The Well-Traveled Path

Our future doesn’t lie in the towers of power but in the well-traveled path from house to house.

Sometimes deep and sturdy wisdom comes in just a few words. This quote comes from NPR’s program OnBeing with David Stendl-Rast, a Benedictine monk known for his work with interfaith dialogue. This simple sentence speaks volumes to the people of Michigan right now as we grapple with the unbelievable crisis of poisoned water in Flint. Democracy has taken a huge hit, and the people in Flint and in Michigan feel that government has failed them.  

I taught the state-required course in government with my incarcerated students. They didn’t trust the government either.  In fact, the mere word put them in the red zone. Most of them, imprisoned for drug offenses with very long sentences—and most of them people of color—had just cause to distrust the system they labeled as racist, corrupt and unfair. In the early years as I was finding my way, I got a knot in my stomach at 9:30 when my students filed in and took their seats in their least favorite class. Let me simply say we had some miserably bad days. We stumbled along. My first mistake was in thinking that I had to be in charge.

While teaching the course for several years out of the standard high school textbook, I added subjects, watched  and listened carefully. My students were very interested in ideas like non-violence. They were fascinated with The Civil Rights Movement. Because they represented so many cultural backgrounds, mainly African, Hispanic, and Native American, discussions around diversity came up all the time. I had students of all ages and from several religious backgrounds, which made discussions lively and rich. I saw people all over the prison treat each other with remarkable civility and caring. They were interested in issues of integrity.

So, one summer I completely changed the course. At its heart, government is learning how to live together. My students were learning this lesson under some of the worst possible conditions in the country. I decided to focus on good citizenship, knowing they had much to teach each other—and me. Re-naming the course Civics helped a lot. I realized how much they already knew from their lives at home, and by then I knew how well they got along in class.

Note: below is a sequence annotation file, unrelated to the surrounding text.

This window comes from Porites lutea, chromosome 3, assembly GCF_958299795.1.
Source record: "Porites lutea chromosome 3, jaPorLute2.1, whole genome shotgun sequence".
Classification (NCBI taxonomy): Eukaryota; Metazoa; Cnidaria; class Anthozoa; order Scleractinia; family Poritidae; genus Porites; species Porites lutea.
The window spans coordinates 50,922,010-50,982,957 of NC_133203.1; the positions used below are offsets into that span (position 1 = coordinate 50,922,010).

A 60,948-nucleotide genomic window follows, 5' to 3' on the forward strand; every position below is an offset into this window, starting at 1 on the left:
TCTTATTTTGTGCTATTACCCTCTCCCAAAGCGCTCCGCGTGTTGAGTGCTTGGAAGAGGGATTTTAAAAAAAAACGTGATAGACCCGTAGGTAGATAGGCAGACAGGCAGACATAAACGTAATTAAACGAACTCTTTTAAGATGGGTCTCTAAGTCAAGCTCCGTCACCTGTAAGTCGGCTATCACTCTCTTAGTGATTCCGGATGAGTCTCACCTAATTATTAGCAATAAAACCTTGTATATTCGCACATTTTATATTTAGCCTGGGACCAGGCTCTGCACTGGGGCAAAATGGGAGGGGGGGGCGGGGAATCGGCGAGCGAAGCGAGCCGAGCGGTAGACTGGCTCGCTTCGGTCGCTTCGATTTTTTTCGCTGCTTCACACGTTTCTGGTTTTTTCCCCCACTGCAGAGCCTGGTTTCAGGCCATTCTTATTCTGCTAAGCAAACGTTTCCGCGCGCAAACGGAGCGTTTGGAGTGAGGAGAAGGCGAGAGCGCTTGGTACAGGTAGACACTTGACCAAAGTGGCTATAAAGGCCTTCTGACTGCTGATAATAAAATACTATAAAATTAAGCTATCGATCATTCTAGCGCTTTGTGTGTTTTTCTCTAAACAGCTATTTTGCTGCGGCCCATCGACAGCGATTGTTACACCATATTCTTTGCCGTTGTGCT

Prisons have towers, both real and symbolic. They have a top-down, military chain of command with a heavy focus on rules and regulations. Prisons are designed to take control away from inmates. But, I was hearing and seeing how much my students wanted to determine the course of their lives, and being in school gave them that opportunity. Whenever I asked for ideas about class structure and what we should discuss, I got wonderful feedback. I learned to ask each class at the end of every semester what they would add or change for the next group. One man suggested that students read a news article every week and then discuss them together. Nothing we ever did was as popular or successful as their beloved Round Table. I insisted on a circle so that everyone would feel a part of it, but it was their time together and I stayed at my desk where I listened carefully to make sure they were on track. We agreed together that no one was ever left out. If the facilitator didn’t get all the way around the circle, the class insisted on time the next day to finish. The Round Table gave them a voice in a place where they had almost no voice at all.

Being in school, and especially participating in the Round Table, created community and the men said that often. “It’s cool to greet a fellow student around the compound,” one man wrote, “because I know that without school, I never would know the guy.” They were making connections in class, in the Chow Hall, on the yard and in their housing units. They were creating “well-worn paths.” I was seeing many of them take exquisite care of each other. In a communications class one semester, a white man wrote me a note at the end of it voicing his gratitude for the opportunity to get to know black men. He regretted that it was so much harder in the community he had grown up in.

That’s how democracy functions best: when people create community, go door-to-door, sit in a circle and make sure no one is left out. It functions when people have a voice and are heard. It works best when there is a diversity of people and opinions. It functions when people feel important and when elected officials regard every single person as important as anyone else. It functions when the people living in poor communities of color are as important as the people living in middle class or wealthy neighborhoods. It functions best when we try to get to know and understand people who are far different than we are. Democracy flourishes when we  care about each other.

People don’t like to be fixed. It’s patronizing to be told you cannot solve your own problems.  The citizens of Flint are angry about being told they had no voice and no power when emergency managers were installed by the governor. Our emergency managers in Michigan take local control away from communities and school districts. The roots of the water crisis lie in the stripping of power from Flint citizens. From their towers of power, the elected officials in Lansing, our state capital, did not listen. Though the people of Flint went to Lansing and to local meetings with their bottles of brown water, they were not heard. Even when Dr. Mona Hanna-Attisha tested her pediatric patients and found dangerous levels of lead, she was ridiculed and attacked.